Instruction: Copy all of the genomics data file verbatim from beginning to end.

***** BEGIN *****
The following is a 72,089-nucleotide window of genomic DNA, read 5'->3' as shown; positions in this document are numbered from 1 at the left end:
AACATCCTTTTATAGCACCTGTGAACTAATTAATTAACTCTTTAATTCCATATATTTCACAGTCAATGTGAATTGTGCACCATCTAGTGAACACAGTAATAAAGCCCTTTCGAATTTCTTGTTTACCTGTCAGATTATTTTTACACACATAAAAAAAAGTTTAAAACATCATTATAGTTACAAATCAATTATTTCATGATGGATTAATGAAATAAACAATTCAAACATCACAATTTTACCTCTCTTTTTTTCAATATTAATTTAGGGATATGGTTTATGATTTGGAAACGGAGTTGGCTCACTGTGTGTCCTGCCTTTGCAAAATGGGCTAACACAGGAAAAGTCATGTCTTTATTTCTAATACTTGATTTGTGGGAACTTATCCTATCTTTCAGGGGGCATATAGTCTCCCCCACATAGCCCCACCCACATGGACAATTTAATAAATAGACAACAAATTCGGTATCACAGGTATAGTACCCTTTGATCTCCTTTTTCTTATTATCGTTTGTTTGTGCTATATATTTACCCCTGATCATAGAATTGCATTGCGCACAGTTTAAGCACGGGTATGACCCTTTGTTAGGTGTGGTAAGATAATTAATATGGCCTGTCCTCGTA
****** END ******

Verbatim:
The following is a 72,089-nucleotide window of genomic DNA, read 5'->3' as shown; positions in this document are numbered from 1 at the left end:
AACATCCTTTTATAGCACCTGTGAACTAATTAATTAACTCTTTAATTCCATATATTTCACAGTCAATGTGAATTGTGCACCATCTAGTGAACACAGTAATAAAGCCCTTTCGAATTTCTTGTTTACCTGTCAGATTATTTTTACACACATAAAAAAAAGTTTAAAACATCATTATAGTTACAAATCAATTATTTCATGATGGATTAATGAAATAAACAATTCAAACATCACAATTTTACCTCTCTTTTTTTCAATATTAATTTAGGGATATGGTTTATGATTTGGAAACGGAGTTGGCTCACTGTGTGTCCTGCCTTTGCAAAATGGGCTAACACAGGAAAAGTCATGTCTTTATTTCTAATACTTGATTTGTGGGAACTTATCCTATCTTTCAGGGGGCATATAGTCTCCCCCACATAGCCCCACCCACATGGACAATTTAATAAATAGACAACAAATTCGGTATCACAGGTATAGTACCCTTTGATCTCCTTTTTCTTATTATCGTTTGTTTGTGCTATATATTTACCCCTGATCATAGAATTGCATTGCGCACAGTTTAAGCACGGGTATGACCCTTTGTTAGGTGTGGTAAGATAATTAATATGGCCTGTCCTCGTA